Flotek Chairman and CEO, John Gibson, is out after three years at the struggling specialty chemicals company. He is replaced, on an interim basis, by Harsha Agadi, a non-executive board director.
The company has its head office in NW Houston and has been losing money at an EBITDA level since 2016. Its share price is $1.52 and is has a market cap of $104 million. In February 2022, Flotek agreed to supply ProFrac Holdings high volume, low margin chemicals in return for convertible notes. Revenues in Q3 2022 were $46 million, over three times larger than Q3 2021. Profac now owns 51% of Flotek.
Mr. Gibson joined the company in January 2020. Four months later, the company paid $36 million (including $25 million in cash) for an oilfield data analytics company. The purchase price included $17.5 million of goodwill and $12.9 million of intangible assets. Four months after the acquisition, the company wrote down those assets by $24.2 million. The remaining goodwill was written off in 2021.
Mr. Gibson will receive a cash severance of $1.5 million. As part of the agreement, Mr. Gibson has agreed to forfeit all of his outstanding options and unvested restricted stock units.
Mr. Agardi has been on the Board since 2020. He has been the CEO at a publicly-traded insurance claims company, Friendly’s Ice Cream and Church’s Chicken. Whilst interim CEO, he will receive a salary of $50,000 a month.
Dispute with former CEO
The company is also in dispute with John Chisholm, the CEO prior to Mr. Gibson. In December 2021, the company conducted an internal investigation into his activities during the period 2014 to 2018. The company found evidence of related party transactions/self-dealing, inappropriate personal expenses, and general corporate waste.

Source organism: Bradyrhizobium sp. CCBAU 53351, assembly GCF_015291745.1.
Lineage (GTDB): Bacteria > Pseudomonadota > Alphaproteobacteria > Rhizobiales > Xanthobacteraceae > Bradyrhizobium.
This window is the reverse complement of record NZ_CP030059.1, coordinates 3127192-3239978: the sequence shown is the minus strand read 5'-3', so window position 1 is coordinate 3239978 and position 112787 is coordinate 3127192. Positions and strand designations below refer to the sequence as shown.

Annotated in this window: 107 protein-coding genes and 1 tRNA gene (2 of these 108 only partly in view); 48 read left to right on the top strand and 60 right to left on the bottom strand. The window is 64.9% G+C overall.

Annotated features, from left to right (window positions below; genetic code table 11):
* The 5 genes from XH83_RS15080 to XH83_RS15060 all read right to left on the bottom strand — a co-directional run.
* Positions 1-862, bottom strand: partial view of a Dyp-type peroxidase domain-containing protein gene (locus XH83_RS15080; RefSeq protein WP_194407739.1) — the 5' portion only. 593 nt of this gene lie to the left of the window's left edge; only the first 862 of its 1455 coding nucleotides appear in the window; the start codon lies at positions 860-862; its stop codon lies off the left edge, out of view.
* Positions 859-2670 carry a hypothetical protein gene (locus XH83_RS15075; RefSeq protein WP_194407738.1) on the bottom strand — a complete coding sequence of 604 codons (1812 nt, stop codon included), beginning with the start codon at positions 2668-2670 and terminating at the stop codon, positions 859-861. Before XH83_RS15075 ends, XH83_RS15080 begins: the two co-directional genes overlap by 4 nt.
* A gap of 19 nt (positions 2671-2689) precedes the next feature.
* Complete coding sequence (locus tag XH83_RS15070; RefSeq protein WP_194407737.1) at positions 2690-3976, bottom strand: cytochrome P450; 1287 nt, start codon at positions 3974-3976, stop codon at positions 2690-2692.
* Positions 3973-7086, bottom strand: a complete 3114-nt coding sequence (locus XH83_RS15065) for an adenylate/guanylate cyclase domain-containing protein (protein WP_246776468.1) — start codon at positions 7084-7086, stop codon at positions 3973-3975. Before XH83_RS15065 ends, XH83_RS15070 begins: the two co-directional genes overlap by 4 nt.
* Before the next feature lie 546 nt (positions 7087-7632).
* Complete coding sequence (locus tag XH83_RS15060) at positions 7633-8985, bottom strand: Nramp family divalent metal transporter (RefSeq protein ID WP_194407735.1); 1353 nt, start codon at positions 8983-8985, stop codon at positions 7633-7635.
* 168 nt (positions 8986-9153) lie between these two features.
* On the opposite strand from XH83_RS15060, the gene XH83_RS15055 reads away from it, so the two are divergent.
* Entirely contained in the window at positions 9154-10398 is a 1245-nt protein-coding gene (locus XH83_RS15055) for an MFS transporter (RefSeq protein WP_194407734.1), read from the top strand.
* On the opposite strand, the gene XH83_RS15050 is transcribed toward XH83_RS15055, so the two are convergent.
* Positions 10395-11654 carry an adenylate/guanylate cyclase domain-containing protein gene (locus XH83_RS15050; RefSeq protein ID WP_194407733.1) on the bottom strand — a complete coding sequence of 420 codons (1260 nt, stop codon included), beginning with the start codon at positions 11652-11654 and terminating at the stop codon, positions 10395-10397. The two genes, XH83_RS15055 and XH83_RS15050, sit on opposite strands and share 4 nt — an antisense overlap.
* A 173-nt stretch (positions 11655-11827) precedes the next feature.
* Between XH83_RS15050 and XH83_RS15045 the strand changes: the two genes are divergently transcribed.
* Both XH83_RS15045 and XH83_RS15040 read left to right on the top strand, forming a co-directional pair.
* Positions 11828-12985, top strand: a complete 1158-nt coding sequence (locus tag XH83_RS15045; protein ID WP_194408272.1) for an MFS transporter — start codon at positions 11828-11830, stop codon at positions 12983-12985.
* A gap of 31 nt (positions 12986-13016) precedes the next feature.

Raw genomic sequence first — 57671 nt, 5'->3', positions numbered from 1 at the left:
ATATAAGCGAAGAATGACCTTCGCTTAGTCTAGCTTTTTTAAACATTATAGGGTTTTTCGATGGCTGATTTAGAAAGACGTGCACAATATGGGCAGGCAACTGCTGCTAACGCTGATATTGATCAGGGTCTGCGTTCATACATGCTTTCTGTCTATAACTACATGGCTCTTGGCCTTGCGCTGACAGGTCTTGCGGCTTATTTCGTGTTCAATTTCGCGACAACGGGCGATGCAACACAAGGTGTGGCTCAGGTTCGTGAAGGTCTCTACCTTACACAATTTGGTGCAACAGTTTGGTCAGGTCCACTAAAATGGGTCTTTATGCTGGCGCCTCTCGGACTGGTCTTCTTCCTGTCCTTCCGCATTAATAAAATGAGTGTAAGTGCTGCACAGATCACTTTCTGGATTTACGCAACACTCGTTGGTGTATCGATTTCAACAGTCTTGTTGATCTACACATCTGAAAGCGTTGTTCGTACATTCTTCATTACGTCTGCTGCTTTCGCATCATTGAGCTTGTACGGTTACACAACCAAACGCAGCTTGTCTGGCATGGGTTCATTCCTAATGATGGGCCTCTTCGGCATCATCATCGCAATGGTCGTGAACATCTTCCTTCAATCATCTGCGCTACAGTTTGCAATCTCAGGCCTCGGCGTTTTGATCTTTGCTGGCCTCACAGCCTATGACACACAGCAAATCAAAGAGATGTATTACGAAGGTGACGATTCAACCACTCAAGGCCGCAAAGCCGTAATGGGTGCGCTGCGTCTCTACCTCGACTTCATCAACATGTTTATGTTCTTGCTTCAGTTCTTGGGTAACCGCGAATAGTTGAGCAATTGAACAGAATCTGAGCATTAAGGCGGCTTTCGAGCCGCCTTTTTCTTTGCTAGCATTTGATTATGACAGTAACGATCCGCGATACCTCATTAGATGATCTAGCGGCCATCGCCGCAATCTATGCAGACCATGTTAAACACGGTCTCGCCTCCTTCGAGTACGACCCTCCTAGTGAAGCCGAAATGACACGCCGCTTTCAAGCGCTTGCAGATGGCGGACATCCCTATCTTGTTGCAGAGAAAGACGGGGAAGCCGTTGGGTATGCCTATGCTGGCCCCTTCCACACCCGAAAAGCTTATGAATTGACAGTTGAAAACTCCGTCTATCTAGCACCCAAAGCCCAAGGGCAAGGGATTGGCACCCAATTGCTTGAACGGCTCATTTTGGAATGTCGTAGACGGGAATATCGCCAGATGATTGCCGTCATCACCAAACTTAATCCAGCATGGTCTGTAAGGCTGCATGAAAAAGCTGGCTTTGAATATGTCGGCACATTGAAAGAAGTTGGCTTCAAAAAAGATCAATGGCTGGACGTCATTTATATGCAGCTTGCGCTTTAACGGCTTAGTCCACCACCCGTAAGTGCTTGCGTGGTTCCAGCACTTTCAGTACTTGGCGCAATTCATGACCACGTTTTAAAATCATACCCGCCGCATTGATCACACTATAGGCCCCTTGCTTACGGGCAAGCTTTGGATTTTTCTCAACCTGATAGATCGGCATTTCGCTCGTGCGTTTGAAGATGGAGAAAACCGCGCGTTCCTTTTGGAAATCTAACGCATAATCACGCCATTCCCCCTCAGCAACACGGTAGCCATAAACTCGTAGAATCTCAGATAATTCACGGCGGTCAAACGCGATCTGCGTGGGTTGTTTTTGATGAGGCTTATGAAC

Flotek’s board engaged a third party to review the findings of the investigation. After the third-party review, the company concluded that its current and historical financial statements can be relied upon, that proper action had been taken, and that no members of current management were implicated in any way.
Mr. Chisholm filed a countersuit against the company as he has not been paid his remaining severance of $0.4 million.
That severance hadn’t been paid because, in 2019, the IRS notified the company had it had not properly withheld certain employment taxes in 2014 (Mr. Chisholm provided his services through a management company). The amount involved is $1.8 million. Mr. Chisholm had indemnified the company, but it is Flotek who has to pay the IRS first and then recoup the money from Mr. Chisholm.
New CFO last month
Flotek appointed a new CFO, Bond Clement, just last month.
[Full Disclosure – I worked at Flotek between 2006-2009 and still own a small number of shares]